Wednesday, May 2, 2018

Second Look - Iron Man (2008)

Note: This review contains spoilers related to Iron Man (2008) and The Avengers (2012).

In 2008, Marvel Studios released their first live-action film, Iron Man. Though the project was a risk for a number of reasons, its success propelled the studio to new heights and their continued success with the Marvel Cinematic Universe would help reshape the cinematic landscape, for better or worse. With their most recent film, Avengers: Infinity War (2018) now out in theaters, we at Trophy Unlocked have decided to take another look back at Iron Man in celebration of its 10th anniversary and see just how well it’s held up after all these years.

Tony Stark (Robert Downey Jr.), CEO of defense contractor Stark Industries, is in war-torn Afghanistan with Lieutenant Colonel James Rhodes (Terrence Howard) to demonstrate the company’s latest weapon, the devastating Jericho missile, to the U.S. military. Soon after, however, Stark’s convoy is attacked and he becomes implanted with shrapnel from one of his own company’s weapons. The terrorist organization the Ten Rings captures and imprisons Stark in a cave, where he is forced to construct a Jericho missile using stockpiled Stark Industries weapons. Though Tony is able to escape with aid from Yinsen (Shaun Toub), a captive doctor who helped him construct a miniature arc reactor to keep the shrapnel away from his heart, he decides to shift his company’s focus away from weapons and figure out just how the terrorists got their hands on his technology in the first place.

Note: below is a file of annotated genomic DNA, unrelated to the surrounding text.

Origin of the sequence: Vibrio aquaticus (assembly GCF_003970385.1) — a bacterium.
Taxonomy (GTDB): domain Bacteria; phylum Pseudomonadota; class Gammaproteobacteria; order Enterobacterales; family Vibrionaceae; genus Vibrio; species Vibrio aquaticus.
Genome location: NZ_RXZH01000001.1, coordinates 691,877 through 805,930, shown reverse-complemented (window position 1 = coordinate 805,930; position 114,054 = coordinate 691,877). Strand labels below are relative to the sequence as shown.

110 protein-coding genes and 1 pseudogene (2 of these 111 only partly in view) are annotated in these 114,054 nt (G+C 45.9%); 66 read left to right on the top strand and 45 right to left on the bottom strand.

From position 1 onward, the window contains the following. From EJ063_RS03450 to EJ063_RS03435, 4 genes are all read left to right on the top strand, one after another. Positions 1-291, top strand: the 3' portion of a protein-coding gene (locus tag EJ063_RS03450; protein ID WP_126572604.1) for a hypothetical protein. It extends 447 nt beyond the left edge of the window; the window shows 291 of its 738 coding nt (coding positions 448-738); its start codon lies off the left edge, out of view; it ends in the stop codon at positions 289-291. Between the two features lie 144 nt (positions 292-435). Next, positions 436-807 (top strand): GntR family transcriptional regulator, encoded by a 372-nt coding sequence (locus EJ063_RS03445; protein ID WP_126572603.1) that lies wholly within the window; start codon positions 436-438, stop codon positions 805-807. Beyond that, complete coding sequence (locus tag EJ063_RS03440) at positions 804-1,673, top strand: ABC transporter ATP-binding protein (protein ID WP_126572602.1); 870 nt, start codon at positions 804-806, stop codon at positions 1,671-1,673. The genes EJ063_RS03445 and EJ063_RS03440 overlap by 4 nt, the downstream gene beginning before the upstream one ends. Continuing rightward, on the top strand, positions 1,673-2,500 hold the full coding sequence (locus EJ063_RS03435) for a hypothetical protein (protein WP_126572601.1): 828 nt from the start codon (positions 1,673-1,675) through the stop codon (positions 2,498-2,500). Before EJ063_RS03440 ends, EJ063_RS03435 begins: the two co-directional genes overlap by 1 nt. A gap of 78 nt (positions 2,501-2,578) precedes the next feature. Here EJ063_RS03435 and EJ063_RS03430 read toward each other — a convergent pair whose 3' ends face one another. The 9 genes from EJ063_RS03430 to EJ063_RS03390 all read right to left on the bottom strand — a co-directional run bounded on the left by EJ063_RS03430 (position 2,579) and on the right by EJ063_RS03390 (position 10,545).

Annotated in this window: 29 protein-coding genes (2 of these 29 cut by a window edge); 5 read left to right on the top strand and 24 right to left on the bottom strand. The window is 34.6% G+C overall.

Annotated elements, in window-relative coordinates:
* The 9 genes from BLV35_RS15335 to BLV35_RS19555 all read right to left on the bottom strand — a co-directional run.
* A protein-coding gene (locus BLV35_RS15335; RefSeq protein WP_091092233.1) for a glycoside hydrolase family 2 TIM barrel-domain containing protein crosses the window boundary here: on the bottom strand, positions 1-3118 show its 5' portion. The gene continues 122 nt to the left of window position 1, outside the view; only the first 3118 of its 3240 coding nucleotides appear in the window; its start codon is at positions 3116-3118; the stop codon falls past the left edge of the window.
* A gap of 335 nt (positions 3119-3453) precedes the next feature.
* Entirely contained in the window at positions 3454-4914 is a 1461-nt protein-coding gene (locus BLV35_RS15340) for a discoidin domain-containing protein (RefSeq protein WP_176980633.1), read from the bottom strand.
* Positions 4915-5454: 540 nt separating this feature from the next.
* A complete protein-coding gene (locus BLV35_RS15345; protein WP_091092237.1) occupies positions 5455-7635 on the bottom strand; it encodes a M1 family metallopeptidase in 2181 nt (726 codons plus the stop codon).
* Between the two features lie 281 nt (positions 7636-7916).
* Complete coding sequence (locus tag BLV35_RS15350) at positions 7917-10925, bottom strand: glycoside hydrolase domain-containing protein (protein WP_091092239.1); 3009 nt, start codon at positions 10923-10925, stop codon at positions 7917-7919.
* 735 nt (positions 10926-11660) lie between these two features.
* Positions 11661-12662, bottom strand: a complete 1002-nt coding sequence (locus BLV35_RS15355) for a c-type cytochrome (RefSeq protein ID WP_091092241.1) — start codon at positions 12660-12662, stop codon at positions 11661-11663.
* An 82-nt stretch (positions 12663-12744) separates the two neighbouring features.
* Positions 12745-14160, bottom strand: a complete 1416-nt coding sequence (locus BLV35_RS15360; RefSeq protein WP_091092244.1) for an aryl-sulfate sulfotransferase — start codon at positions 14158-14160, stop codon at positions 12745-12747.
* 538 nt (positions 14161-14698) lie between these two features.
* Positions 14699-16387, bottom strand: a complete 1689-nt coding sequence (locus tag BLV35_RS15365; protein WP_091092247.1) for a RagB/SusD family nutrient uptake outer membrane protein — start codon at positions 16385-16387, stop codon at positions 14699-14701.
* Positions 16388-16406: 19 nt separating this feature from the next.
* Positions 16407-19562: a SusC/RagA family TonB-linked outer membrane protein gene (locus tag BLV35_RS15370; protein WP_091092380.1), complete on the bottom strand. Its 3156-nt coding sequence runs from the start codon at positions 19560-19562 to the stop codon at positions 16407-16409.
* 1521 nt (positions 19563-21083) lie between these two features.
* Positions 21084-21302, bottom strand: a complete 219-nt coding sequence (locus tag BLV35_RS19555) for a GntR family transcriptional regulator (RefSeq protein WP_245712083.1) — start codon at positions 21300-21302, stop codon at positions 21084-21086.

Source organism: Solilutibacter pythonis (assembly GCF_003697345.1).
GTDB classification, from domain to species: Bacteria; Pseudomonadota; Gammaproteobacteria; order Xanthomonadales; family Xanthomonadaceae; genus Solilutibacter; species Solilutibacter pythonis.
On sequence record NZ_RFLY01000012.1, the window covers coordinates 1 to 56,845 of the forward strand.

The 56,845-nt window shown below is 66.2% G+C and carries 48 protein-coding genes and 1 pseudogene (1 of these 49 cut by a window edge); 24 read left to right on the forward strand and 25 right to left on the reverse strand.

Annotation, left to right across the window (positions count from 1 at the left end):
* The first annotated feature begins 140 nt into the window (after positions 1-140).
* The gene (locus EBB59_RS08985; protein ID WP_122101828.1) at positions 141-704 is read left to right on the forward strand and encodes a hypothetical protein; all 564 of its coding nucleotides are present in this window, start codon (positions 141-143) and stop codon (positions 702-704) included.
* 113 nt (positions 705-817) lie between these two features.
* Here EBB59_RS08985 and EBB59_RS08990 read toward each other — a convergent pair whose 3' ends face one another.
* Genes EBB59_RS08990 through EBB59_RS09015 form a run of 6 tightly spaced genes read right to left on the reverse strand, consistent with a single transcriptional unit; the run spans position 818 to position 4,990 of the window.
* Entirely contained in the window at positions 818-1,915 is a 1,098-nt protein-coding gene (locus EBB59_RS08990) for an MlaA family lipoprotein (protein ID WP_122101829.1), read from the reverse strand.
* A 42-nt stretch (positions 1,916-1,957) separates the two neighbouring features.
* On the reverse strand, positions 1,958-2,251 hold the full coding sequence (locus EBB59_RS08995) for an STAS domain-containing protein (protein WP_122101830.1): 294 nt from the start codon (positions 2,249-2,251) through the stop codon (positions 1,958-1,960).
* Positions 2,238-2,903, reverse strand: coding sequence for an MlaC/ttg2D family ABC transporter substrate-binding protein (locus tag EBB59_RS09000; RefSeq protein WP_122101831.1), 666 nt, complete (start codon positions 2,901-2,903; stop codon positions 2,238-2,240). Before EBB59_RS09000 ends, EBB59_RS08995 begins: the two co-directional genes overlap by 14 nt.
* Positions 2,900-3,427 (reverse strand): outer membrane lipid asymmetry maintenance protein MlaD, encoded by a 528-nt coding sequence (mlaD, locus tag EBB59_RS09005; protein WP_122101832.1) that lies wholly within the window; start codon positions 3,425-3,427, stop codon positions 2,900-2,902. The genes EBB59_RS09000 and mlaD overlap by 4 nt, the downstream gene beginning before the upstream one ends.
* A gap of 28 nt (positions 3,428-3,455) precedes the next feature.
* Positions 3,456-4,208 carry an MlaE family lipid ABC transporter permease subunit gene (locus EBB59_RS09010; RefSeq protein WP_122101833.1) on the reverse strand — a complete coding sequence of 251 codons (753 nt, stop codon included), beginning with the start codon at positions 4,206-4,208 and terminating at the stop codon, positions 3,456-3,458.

Tony Stark (Robert Downey Jr.) before his personal transformation.

After 10 years, the story holds up pretty well. The major characters are very three-dimensional from the moment they’re introduced and while the actual dialogue was largely improvised, the characters remain consistent and true to themselves throughout. As a result, Tony Stark’s personal transformation is believable and Obadiah Stane (Jeff Bridges) is a memorable villain who is very capable at using Tony’s trust in him to his own advantage. Pepper Potts (Gwyneth Paltrow), Yinsen and Colonel Rhodes are also strong supporting characters due largely in part to how they interact with Stark and how well they serve the overall story. In addition, the plot is pretty easy to follow and is enough to keep viewers engaged for over two hours. The setting is also grounded very well within reality and the various twists and turns, while perhaps old hat at this point in the MCU, are handled well enough to enjoy this movie in a vacuum.